Co-Op Bakery

A Bakery operation is one of the easiest projects to establish in the Co-op kitchen.  The skills are fundamental for anyone looking to learn and for a group of a couple hundred people, they are likely already in place with varying degrees of skill.  Baked goods are used by most families: breads, cakes, snacks, muffins, bagels, rolls, pies, pastry.  They are also used by most of the general public, offering great potential for marketing.

Ingredients are primarily commodities: flour, yeast, sugar, oil, salt are the core.  Specialty grains and gluten free flours are also in growing demand.  Being commodities, the ingredients are available just about everywhere, and larger volume usually presents a lower price per unit.  They store without refrigeration, and need nothing more than an airtight container.  With a few simple ingredients and some equipment, product variety is practically limitless.

The equipment list is short.  A properly set up kitchen would already have an oven, worktables, a sink to wash the dishes.  A cooling rack gets the finished product out of the way.  A mixer comes in handy for volume production.  A proofing cabinet speeds up production.  Each product will use specific smaller equipment such as baking sheets, loaf pans, cake and pie pans.  Much beyond this list we are talking about smallwares and hand tools.  Scavenging can bring in many of those small tools.  

Bread is the staff of life.  Making bread is pretty simple: combine the ingredients, work the dough, bake.  We can buy it at the supermarket or bake our own.  Bread is well suited to the co-op: cheap to make, can be produced in good volume with the right equipment and some easily trained labor, and is purchased regularly by most members of the co-op and the general public.  A standard 9 inch loaf has a production cost of around 50¢, and with volume, the ingredients get cheaper.  A retail price of a couple bucks puts a steady cash flow into the company till.  200 families, 2 loaves per week, 400 loaves per week.  If we net a buck per loaf, $400/week, $20,000 per year.  We are already buying it.  Rather than keep on giving our grocery budget to the supermarket, we redirect it to our own company.  Just the bread would recover the investment made into the entire kitchen in a year, and this figure does not take into account sales to the general public.

Bagels cost about 6¢ to produce.  A half dozen at the supermarket will run $3.95.  Production is similar to bread, but with a parboiling step involved.  In the supermarket, the price you pay covers advertising, shipping, packaging, refrigeration, and production.  In our own bakery, ingredients and a bag are the expenses involved, leaving a substantial profit potential.  The sales figures won't be the same as bread, but if there are buyers this product can offer a handsome contribution.

We've got a bakery, let's put it to use with pies.  This would not be a major item every day.  Around the holidays, pies will move out the door as fast as we can make them.  Apple, blueberry, pumpkin, custard, pecan, banana cream, cherry, strawberry-rhubarb, lemon meringue, boston creme, banana creme, peach, squash, tomato...Good Lord, The Pies!

Pies present an interesting opportunity for developing a wholesale product line.  We would already be looking at restaurants as a market for our farm fresh produce.  Offering pies for sale to those same restaurants will bring more sales.  We're already going there to drop off vegetables.  Adding pies to our product line does not entail addition fuel costs or travel time.  We'd be well placed to take on a larger market share of the products used by those restaurants.  The same applies to our breads and rolls.  A restaurant would make good use of a pie, and offering a different pie each week to their customers keeps their customers coming back.  It would be possible to set up our own dining room with a slice of pie on the menu.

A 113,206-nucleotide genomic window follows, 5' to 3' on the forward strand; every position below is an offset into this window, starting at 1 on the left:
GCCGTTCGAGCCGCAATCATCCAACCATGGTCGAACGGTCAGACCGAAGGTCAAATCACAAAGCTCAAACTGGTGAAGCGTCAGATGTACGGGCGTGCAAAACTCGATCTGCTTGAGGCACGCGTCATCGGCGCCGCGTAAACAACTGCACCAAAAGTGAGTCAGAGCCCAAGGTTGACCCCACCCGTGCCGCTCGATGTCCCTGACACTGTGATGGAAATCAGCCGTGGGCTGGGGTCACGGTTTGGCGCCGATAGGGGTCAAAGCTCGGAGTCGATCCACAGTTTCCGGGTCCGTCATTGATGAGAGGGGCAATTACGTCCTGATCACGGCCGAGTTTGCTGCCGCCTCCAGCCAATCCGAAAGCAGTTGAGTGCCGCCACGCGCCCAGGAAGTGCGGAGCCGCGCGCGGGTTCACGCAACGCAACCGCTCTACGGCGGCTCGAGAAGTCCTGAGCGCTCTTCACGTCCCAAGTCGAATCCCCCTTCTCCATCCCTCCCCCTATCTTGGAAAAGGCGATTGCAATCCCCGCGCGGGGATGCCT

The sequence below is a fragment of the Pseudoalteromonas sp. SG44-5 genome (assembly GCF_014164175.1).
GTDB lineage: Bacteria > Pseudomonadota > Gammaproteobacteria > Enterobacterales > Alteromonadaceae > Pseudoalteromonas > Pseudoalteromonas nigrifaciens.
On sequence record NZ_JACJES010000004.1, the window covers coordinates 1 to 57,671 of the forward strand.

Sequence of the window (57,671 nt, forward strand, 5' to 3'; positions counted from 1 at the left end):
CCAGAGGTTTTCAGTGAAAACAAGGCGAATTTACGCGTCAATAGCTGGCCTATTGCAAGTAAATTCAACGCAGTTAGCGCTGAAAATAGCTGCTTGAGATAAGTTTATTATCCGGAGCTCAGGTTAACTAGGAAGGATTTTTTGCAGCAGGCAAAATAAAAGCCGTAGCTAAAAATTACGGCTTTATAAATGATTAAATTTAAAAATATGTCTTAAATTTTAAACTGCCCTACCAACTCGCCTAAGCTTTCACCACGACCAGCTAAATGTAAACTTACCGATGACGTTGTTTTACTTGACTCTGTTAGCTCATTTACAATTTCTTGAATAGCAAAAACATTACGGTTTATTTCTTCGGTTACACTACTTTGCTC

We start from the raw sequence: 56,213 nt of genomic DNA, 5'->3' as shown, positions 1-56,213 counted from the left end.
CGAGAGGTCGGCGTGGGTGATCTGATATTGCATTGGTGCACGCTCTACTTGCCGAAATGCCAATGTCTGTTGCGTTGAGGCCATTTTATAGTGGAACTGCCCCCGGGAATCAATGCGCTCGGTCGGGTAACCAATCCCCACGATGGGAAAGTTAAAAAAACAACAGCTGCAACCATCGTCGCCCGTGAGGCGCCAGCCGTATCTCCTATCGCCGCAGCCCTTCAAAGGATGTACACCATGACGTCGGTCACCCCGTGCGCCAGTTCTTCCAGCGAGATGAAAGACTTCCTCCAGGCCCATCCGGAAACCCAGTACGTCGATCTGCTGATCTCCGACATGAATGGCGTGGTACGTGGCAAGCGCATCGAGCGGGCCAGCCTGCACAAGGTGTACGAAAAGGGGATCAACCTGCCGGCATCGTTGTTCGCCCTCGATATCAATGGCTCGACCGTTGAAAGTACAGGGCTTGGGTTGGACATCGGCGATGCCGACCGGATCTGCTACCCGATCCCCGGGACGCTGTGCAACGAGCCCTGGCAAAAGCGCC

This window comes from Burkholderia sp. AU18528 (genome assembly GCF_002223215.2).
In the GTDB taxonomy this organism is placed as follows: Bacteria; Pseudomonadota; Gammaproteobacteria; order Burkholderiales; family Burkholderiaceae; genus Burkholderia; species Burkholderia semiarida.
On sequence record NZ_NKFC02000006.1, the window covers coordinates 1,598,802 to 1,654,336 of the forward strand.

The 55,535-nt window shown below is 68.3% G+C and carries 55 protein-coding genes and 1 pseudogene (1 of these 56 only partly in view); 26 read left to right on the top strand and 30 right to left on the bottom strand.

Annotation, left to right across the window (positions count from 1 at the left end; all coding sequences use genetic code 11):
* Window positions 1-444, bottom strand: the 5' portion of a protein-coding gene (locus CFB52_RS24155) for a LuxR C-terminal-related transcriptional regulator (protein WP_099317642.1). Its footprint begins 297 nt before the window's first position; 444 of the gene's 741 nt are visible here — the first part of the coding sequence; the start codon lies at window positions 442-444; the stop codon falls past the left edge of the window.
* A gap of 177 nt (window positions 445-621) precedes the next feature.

A standard commercial oven will fit 6 pies on a rack.  With 3 racks, we can bake 18 pies in a batch.  It takes an hour to bake a batch.  During the holidays, we may need to beg people to work all night.  If we can move 18 pies an hour to local restaurants and in store sales there would be a whole lot of labor involved, and its US performing that labor.  We sell pies, we create opportunity for ourselves.

Cookies are another product which can be easily produced with simple ingredients and sold in volume locally.  The Girl Scouts only come around once a year.  The rest of the time its up to us to make the cookies people so desperately deserve.  There's a guy in town who put together a chain of convenience stores.  He's got 100 of them in 4 counties.  He's local.  I've met him a few times.  He'd be keen to the idea of supporting a local business.  Put some math behind this idea:

100 stores
10 boxes of cookies sold per store per week
=1000 boxes of cookies
We make a profit of a buck on each box
=$1000/week
over the course of a year, $50,000

A wholesale cookie project would take some planning.  We'd have to develop the packaging and production routines, ensure our suppliers are lined up, and work out scheduling of staffing and equipment capacity.  We'd want to start the project with trials at our own store with sales to our group and our customer base.  When we find the right recipe and have the details worked out, we make the approach to the buyer for the store, give him our best shot.  If he buys, we have a major achievement under our belts.  If he does not, there are other store chains.  Eventually, we'll make a sale.  It may not be the next Twinkie, but it will be enough to make a difference in the lives of the people in the co-op.
 

 

Cooperative Enterprise, Plan Outline